“For as long as I can remember, both of my parents have explicitly expressed to my brother and I that they want us to go to school and get an education and to stay away from the fishing business,” Christopher says.
“Every summer I would ask if I could go on a trip with him just to experience it but to this day he has still yet to let my brother or I go… He doesn’t want us anywhere near it.”
Choosing to Stay
And not every child wants to leave.
Von Larson grew up in the bayou. Born in Laos, her family fled to a Thai refugee camp. When she was 3, they went to Port Arthur, Texas, and eventually, to south Alabama for work. For years during high school, Larson says she worked inside Bayou La Batre’s seafood processing plants on weekends and during summer vacation.
“I just made sure I picked (crab) really fast,” she remembers. But Larson also asked a lot of questions, and paid attention to how her bosses ran the shops because, she says, “I knew I wanted to be on the other side.”
So with money saved, she and a business partner bought a company on Shell Belt Road, across from the docks and processors, and started to sell seafood. When Hurricane Katrina wiped out her building and devastated businesses throughout the bayou, she began translating for insurance agencies that needed to communicate with immigrant families in the area. A few years ago, she changed careers again.
The restaurant she now runs with the help of her husband, brother and parents, was successful enough to expand in September to a second location in nearby Mobile. They serve Southern cooking and southeast Asian dishes, in a style that is less about fusing the two cuisines, and more about giving diners both options. At Von’s, a hungry customer can chase a steaming bowl of Vietnamese pho with a rich, dark seafood gumbo (and have a local patron correct you when you call it “soup.”)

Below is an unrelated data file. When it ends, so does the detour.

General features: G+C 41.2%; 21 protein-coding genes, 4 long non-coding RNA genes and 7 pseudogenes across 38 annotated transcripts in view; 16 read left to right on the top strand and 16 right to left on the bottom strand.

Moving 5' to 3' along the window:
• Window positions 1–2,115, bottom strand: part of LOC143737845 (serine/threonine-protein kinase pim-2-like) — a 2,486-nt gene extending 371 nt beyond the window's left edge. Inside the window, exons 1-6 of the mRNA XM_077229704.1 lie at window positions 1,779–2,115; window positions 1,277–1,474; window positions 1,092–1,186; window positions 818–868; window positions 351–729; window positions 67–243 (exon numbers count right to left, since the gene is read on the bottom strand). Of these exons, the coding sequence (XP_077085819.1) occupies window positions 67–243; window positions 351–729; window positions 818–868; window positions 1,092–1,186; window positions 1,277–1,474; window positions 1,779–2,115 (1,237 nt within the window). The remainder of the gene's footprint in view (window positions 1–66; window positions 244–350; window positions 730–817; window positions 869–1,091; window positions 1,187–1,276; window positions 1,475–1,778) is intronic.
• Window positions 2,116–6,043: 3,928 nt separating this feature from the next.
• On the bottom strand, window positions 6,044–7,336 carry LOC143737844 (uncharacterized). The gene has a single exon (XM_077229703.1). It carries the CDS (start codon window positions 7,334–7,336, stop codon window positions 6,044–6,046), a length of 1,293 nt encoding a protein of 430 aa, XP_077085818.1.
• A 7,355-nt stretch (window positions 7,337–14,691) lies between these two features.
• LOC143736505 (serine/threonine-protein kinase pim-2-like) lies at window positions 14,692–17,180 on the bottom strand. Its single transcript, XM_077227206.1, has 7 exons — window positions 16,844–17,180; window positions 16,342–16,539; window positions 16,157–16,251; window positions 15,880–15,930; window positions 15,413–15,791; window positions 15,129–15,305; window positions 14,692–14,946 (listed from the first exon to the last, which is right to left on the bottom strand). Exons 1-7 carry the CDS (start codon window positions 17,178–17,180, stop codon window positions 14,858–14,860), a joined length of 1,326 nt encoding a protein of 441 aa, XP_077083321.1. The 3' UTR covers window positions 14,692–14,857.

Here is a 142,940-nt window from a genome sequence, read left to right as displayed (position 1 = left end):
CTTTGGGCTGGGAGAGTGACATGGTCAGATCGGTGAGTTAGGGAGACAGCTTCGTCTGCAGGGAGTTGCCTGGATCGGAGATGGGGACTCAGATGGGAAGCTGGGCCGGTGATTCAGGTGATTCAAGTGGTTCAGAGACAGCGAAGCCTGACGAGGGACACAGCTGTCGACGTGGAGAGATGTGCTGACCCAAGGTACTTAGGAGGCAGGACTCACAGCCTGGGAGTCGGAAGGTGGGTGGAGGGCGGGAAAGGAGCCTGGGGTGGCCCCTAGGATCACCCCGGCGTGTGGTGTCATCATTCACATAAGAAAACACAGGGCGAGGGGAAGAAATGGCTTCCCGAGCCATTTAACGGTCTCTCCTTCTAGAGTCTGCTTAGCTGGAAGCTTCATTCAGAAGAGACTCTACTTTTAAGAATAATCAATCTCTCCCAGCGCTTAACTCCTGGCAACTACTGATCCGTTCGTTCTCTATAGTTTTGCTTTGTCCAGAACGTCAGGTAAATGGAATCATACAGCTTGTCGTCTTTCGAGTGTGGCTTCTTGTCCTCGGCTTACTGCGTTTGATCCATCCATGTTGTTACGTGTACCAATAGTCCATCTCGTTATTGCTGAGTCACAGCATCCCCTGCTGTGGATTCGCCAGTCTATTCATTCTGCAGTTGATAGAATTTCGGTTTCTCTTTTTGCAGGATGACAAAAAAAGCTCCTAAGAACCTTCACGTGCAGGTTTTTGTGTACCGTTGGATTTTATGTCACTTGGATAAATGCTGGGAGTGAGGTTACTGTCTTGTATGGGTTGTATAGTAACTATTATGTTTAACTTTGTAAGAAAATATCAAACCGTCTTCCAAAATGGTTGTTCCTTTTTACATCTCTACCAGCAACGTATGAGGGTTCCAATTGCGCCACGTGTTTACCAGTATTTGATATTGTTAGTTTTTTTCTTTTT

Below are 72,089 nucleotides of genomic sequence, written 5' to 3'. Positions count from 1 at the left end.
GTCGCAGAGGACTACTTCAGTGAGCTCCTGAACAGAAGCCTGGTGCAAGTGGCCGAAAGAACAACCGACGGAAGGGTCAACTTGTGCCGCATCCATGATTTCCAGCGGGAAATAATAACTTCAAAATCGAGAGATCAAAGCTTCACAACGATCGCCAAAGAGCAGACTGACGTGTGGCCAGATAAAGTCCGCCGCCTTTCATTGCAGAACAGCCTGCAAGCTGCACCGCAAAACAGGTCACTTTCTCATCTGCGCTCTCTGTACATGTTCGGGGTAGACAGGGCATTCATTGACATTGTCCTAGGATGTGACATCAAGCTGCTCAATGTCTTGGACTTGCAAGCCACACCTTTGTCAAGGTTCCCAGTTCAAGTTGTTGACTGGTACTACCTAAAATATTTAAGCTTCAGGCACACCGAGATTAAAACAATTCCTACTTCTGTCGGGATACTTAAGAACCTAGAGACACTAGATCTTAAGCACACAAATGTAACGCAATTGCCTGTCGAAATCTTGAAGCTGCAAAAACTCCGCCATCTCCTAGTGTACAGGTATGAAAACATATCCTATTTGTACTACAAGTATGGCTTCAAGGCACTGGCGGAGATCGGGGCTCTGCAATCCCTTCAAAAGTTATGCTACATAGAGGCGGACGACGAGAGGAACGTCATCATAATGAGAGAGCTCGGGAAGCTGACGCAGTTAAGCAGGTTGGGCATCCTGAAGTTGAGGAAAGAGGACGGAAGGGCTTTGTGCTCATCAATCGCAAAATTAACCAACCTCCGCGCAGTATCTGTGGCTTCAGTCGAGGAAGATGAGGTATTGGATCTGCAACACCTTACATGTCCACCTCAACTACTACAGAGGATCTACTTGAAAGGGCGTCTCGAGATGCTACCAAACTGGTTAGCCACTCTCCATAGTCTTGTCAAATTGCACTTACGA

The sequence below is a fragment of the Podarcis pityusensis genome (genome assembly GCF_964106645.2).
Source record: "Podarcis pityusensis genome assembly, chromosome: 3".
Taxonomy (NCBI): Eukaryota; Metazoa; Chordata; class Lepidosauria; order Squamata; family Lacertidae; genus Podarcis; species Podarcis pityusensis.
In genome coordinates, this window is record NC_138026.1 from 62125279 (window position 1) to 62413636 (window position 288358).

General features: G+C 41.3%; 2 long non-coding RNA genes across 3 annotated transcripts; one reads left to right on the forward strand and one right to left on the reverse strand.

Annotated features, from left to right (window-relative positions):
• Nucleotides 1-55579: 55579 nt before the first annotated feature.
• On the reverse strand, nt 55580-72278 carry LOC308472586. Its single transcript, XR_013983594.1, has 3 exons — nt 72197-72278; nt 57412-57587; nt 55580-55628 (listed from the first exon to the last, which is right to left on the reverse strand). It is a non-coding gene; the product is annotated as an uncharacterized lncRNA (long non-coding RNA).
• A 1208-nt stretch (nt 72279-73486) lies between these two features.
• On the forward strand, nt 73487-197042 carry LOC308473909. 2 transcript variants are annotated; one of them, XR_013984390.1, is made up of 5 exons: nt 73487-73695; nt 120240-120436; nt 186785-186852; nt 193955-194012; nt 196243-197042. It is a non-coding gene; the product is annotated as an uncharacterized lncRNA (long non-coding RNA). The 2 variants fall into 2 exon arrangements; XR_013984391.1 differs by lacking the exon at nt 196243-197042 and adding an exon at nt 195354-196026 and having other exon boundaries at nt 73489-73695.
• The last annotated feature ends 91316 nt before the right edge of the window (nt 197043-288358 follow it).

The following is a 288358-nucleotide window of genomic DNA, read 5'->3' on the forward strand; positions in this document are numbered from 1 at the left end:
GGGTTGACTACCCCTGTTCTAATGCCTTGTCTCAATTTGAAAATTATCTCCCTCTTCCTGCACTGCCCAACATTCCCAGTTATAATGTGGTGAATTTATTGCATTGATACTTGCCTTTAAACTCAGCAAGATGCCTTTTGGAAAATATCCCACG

“The American dream is attainable, you just have to organize yourself to get all of it,” says Larson, her Southern upbringing clear in her heavy drawl.
“It’s not going to come to you, you just have to strategize and be like, ‘hey this is going to work; this is not going to work’… Failure’s part of it.”
If you ask to go slightly off-menu, Von will fry up Gulf shrimp to serve atop a sweet-and-sour rice dish she says fuses Asian heritage and American life.
“Alabama definitely is my cornerstone of where I want to be.”
More from Bayou La Batre
Von Wesson Larson fled Laos as a child. Her family found refuge in Southern Alabama, and she worked her way up in the seafood industry to become a small business owner there.
Cambodian soldiers had to choose when the Khmer Rouge took over: run or die. Heang Chhun chose to run.
When Southeast Asians boarded ships bound for American soil, many had no idea where they were going. The American bayou was an unintentionally fitting match.
About the Project
“All Over the Map” is an ongoing multimedia project produced by VOA’s News Center that explores lesser-known immigration stories and immigrant communities around the United States. Email the team: firstname.lastname@example.org
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About the Reporting Team
Victoria Macchi is a reporter for VOA’s News Center in Washington, D.C. Prior to joining VOA in 2014, Victoria worked as a journalist in the Middle East, South America, and her home state of Florida, where she covered immigration. She is a two-time fellow with the International Center for Journalists, speaks fluent Spanish and French, and is finishing a Masters degree in human rights at Columbia University.
Arash Arabasadi is an award-winning multimedia journalist with a decade of experience shooting, producing, writing and editing. He has reported from conflicts in Iraq, Egypt, the Persian Gulf and Ukraine, as well as domestically in Ferguson, Missouri, and Baltimore, Maryland. Arash has also been a guest lecturer at Howard University, Hampton University, and his alma mater, the University of North Carolina at Chapel Hill. He lives in Washington, D.C., with his wife Ashley and their two dogs.